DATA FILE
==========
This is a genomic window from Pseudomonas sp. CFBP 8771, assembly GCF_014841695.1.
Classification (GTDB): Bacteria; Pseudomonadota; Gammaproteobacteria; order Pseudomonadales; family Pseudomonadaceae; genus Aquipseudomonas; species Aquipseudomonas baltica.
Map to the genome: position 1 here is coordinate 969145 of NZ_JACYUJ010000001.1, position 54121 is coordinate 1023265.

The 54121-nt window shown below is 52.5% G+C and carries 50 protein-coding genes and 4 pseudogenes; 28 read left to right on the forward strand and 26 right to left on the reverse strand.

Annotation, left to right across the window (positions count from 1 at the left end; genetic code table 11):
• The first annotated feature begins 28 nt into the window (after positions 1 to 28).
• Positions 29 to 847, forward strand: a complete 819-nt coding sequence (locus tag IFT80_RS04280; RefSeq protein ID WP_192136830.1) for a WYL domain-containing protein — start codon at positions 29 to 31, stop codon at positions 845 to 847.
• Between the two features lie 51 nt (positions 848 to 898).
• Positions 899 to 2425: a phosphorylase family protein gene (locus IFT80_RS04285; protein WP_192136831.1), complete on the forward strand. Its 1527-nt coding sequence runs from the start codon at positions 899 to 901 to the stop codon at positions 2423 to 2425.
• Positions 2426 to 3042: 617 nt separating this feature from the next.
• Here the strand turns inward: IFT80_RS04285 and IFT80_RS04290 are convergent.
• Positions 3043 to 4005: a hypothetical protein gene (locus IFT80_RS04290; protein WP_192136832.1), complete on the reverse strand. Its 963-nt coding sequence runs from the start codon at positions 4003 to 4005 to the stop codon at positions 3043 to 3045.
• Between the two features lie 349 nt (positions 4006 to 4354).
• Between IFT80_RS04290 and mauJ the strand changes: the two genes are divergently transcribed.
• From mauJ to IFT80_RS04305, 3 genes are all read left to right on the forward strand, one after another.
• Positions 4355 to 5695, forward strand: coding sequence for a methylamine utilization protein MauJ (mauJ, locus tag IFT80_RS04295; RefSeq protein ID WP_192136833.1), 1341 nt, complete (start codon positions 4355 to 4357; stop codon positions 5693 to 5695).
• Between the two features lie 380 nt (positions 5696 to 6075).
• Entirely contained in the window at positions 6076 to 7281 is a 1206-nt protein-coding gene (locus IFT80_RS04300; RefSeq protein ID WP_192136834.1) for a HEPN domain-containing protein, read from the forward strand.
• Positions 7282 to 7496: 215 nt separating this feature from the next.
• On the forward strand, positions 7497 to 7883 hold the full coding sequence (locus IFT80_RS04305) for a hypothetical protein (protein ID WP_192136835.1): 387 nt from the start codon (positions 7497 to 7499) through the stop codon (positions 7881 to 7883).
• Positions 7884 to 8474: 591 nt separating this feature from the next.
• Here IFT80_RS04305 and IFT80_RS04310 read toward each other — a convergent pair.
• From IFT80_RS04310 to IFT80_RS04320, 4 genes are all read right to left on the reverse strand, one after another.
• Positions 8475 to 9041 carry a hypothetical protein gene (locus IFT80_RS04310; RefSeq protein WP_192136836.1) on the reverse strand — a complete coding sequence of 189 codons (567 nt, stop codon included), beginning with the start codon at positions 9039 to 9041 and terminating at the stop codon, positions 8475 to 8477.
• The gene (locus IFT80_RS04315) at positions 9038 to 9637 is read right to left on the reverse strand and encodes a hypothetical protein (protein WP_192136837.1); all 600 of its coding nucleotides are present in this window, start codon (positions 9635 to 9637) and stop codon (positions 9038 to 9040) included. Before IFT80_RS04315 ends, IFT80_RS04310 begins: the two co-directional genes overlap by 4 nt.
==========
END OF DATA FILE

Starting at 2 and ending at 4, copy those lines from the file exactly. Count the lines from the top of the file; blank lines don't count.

Classification (GTDB): Bacteria; Pseudomonadota; Gammaproteobacteria; order Pseudomonadales; family Pseudomonadaceae; genus Aquipseudomonas; species Aquipseudomonas baltica.
Map to the genome: position 1 here is coordinate 969145 of NZ_JACYUJ010000001.1, position 54121 is coordinate 1023265.

The 54121-nt window shown below is 52.5% G+C and carries 50 protein-coding genes and 4 pseudogenes; 28 read left to right on the forward strand and 26 right to left on the reverse strand.